- Case targets bundling of Google services with Android OS
- Limits on Android may dent mobile ads, lift distribution costs
Google’s means of making money from the smartphone boom is under threat in Europe.
Antitrust regulators in the region are expected to unveil charges as soon as Wednesday that could require the Alphabet Inc. unit to change how it lodges tools like Search onto phones -- and make it harder for Google to generate revenue from mobile ads.
"It’s hugely important," said Victor Anthony, an analyst at Axiom Capital Management. "My main concern is that they force large-scale business model changes on Google."
At issue are agreements that give Google applications prominence on devices running the company’s Android operating system. Without these services pre-installed, ad sales could dip as distribution costs rise.
Margrethe Vestager, the European Union’s competition commissioner, outlined concerns about these agreements in a speech Monday in Amsterdam, saying Google may be stifling innovation by making it harder for other apps to get attention. “By requiring phone makers and operators to pre-load a set of Google apps, rather than letting them decide for themselves which apps to load, Google might have cut off one of the main ways that new apps can reach customers,” she said.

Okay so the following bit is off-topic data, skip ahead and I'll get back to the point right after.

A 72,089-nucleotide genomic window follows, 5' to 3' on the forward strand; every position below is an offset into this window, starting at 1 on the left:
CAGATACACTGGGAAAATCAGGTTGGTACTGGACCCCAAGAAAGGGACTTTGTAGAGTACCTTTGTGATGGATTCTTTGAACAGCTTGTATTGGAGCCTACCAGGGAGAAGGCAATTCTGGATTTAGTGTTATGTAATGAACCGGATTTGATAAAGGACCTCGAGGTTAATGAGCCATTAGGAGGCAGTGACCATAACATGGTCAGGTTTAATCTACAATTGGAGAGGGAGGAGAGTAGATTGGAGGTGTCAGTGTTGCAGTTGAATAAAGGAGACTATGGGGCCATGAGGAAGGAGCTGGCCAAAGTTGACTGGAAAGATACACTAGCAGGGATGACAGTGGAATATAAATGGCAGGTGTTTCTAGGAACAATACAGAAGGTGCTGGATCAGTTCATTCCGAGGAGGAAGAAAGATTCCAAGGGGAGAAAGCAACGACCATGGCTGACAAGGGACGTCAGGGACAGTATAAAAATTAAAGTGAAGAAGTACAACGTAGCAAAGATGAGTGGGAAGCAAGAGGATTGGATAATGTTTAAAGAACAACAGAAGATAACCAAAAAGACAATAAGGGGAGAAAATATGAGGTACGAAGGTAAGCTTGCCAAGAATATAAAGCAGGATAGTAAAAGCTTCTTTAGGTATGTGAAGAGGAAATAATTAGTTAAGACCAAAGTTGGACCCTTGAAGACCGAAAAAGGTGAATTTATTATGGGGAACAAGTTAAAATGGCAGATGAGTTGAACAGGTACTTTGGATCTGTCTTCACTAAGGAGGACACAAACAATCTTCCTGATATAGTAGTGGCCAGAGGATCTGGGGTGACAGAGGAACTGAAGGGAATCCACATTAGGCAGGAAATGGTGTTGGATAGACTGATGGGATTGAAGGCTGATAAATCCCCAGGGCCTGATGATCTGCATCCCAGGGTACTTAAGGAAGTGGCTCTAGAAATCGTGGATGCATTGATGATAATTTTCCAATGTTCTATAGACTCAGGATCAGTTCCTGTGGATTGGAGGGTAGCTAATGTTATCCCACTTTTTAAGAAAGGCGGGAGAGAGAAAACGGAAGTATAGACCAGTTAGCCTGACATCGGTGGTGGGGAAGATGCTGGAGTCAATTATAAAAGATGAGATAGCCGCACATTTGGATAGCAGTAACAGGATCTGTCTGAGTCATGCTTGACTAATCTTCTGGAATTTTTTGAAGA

Google will probably fight, as it has other antitrust cases, and the outcome is unclear. But this case strikes at the heart of the company’s mobile strategy. Google gives Android away, letting phone makers including Samsung Electronics Co. and LG Electronics Inc. focus on hardware and avoid the cost of developing their own operating systems. In return, Google requires handset makers to showcase a suite of Google services on their devices. Phone makers can pass, but if they want popular offerings like Gmail or the Play store – with millions of apps that make phones useful – they must take the bundle.
One area of focus for Vestager and her team is the way Google services share information among themselves on Android phones, according to an executive at a mobile company involved in the probe. If competing apps get less access to that data, their services may be less relevant and could lose out to Google offerings, said this person, who asked not to be identified discussing a confidential investigation.